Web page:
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So I was perusing the Toronto Star's website moments ago and almost shat myself when I saw this article.

Apparently, a physician was shot at John's Hopkins today. The doctor is expected to survive after being rushed into surgery while the rest of the hospital was under 'lock-down'

They don't really say much else. I think there are issues with releasing too much info this early in the case.

So I am back at school now - summer had come and in a blink it went, and, well, I miss it. *sigh*

But I am back in Kingston, back at school, back to the books and the teacher's dirty looks. And despite my obvious physical presence here I have been trying for a week to locate my brain and root it firmly into school mode. Today, I think I found it. I mean, I actually did some readings, voluntarily, for both family law and criminal procedure - so that's progress right (0-60 in 8 days)!

I have discovered that I LOVE family law. It is just really, really interesting. In today's class we discussed grounds for annulment or characteristics for a valid marriage. And I think I have discovered a way to shut up the post-it haters. Firstly, for those who don't know, Meredith and Derek were "married" on a post-it at the end of season 5, and since then people associated with the show have been citicised for bastardizing their relationship by not giving them a "legal" marriage. Well I can explain WHY their marriage would be considered legally VALID (at least in Canada, anyway - I don't know what marriage laws are like in Washington)

So here we go. According to Hassan v. Hassan, there is a "strong presumption that parties who undergo a ceremony of marriage followed by cohabitation are lawfully married....It appears that a marriage that does not comply with the lex loci celebrationis [the law of the land where the celebration was held] in terms of formality may be recognised as a valid common law marriage ... where the parties have not submitted to the local law"

Then again in Meszaros v. Meszaros the court states that "there is a strong presumption that the parties who have lived together and held themselves out as man and wife are validly married....This is a presumption that can only be overcome by the most cogent evidence...."

So in Hassan the law is very clear that so long as there was some sort of ceremony (the locker-room post-it declaration, writing, and signing of vows) followed by the couple living together (they do that currently in Mer's house, and soon in their dream house on the cliff *squee*) they are married in the common law as long as they haven't gone to any lengths to validate the marriage under civil law (according to Shonda the post-it was it for them, so I can infer that no steps were made to register the marriage, etc.) = MARRIED

Then in Meszaros so long as they live together (see above) and see themselves as man and wife (there have been numerous references both by them, their colleagues, friends, family, and members of the board to them being man and wife) they should be considered MARRIED under law!

So in conclusion, based on the evidence before us, Meredith and Derek are to be considered married and their union recognised under the law.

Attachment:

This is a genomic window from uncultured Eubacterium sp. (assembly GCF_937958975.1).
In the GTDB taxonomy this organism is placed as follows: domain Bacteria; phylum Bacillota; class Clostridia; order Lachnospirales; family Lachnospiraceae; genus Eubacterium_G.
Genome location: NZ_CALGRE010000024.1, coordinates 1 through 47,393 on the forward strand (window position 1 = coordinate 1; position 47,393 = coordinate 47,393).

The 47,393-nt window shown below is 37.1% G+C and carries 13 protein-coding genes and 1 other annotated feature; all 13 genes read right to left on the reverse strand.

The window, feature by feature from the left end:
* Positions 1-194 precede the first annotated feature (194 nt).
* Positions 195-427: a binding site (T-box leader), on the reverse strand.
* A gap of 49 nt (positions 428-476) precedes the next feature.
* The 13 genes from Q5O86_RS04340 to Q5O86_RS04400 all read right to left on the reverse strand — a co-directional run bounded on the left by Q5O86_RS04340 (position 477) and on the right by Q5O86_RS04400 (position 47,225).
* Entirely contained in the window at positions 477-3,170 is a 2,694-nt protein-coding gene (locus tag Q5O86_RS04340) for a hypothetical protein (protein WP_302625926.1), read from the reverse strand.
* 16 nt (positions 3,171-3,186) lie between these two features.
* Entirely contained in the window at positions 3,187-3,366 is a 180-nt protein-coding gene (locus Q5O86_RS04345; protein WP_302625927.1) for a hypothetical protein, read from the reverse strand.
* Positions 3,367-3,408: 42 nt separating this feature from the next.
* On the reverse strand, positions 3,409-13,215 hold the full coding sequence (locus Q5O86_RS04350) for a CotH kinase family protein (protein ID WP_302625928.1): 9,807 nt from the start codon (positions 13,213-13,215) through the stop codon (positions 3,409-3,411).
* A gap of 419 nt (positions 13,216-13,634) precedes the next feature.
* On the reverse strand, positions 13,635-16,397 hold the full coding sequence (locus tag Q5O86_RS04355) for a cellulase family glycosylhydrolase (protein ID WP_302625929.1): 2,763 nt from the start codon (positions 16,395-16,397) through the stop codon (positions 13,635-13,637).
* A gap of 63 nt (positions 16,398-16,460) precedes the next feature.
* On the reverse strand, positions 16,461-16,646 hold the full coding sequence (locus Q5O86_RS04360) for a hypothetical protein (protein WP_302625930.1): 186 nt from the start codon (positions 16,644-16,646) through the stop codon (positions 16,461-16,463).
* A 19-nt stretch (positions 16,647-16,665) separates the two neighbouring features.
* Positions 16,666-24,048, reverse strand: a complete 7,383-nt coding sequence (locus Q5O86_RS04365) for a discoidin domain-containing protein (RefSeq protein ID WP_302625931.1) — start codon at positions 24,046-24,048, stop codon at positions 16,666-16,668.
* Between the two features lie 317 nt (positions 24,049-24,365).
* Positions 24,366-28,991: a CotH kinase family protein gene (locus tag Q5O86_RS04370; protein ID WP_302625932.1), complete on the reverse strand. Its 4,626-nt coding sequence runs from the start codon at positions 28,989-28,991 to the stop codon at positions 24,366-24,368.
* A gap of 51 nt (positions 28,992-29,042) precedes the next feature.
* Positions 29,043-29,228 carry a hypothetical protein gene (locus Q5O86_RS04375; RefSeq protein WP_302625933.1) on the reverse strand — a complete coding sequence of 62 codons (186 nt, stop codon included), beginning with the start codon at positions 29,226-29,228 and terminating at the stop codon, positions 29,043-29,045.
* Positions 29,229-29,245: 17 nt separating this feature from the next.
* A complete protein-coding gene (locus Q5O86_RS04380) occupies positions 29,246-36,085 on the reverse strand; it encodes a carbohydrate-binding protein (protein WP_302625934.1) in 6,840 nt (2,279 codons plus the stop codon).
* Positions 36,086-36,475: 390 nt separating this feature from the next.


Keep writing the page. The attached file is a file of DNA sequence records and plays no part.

Thank you, and now I am going to run away and pretend that I am not that big of a nerd. :)
So in light of the US Open beginning in a mere 4 days I decided to enlighten everyone with a couple tennis facts, and also because tennis is my summer crack.

So here it goes...

When you are watching a match one of the most interesting statistics, imo, is the serve speed. I really think they need to highlight that a little more rather than forcing us viewers to squint at the little red board behind the receiver, but I digress. But do you know what the top serve speed is? I do...

Andy Roddick set the service speed record at 249km/h, and Venus Williams set the record for fastest serve by a woman at 204km/h.

Can you imagine that little yellow ball flying at your face at that speed...damn!
So...I was randomly stalking someone's journal and I saw a post entitled "Teaser Tuesdays." Basically, you grab your current read and let the book fall open to a random page. Then you share with the LJ world 2 "teaser" sentences from that page.

So here goes:


The book that I am in the midst of reading is called Sweetness in the Belly by Camilla Gibb. So far, the book has been wonderful. There is a wonderful mix of sorrow, heartbreak, love, and sweetness that is perfectly balanced. I can't wait to finish.

The teaser comes from page 352: "Sitta emerges in tears and Yusuf, who is sitting beside me, spreads his arms and pulls her onto his lap. Ahmed's been teasing her about her mole, saying it looks like an ink stain."
So Danielle, I hope this makes your Friday - you sounded a little down last night on the machine, so I figured I would update and make your morning a little shinier.

So lets start with a funny little bet I am involved in. Last night I went out with my parents to Il Fornello for dinner and of course my dad begins bitching about how he can't lose weight and whatever. So I start telling him that he needs to switch his workouts up, the importance of interval training, etc. Then he pipes in saying that since he is the only one at the table trying to lose weight we shouldn't be trying at all. Well, that sounds like the beginning of a challenge in my books, so I shot back betting him that I could lose more weight than him over the next week. So how did it all end you may ask, well lets just say let the games begin!!!!!

Hmmm what else....

Well, I have been in super tennis mode for the past few days, and yesterday was no exception. There were some fantastic matches. Federer was playing Llodra and was actually down 4 love in the first set, but managed to come back to win in straight sets, 7-6, 6-3. It was pretty intense. I mean this Llodra guy was all over the net like a wet cat, throwing off the usually impecable form of the greatest tennis player EVER! But soon enough RFed totally found his groove and kicked some bad ass. But I worry... Today Federer plays Berdych. He has beaten Federer in their last 2 encounters, including Wimbleton!!! We'll have to see how things go - I am totally nervous but excited at the same time. What I really wish is that I had tickets for tomorrow :(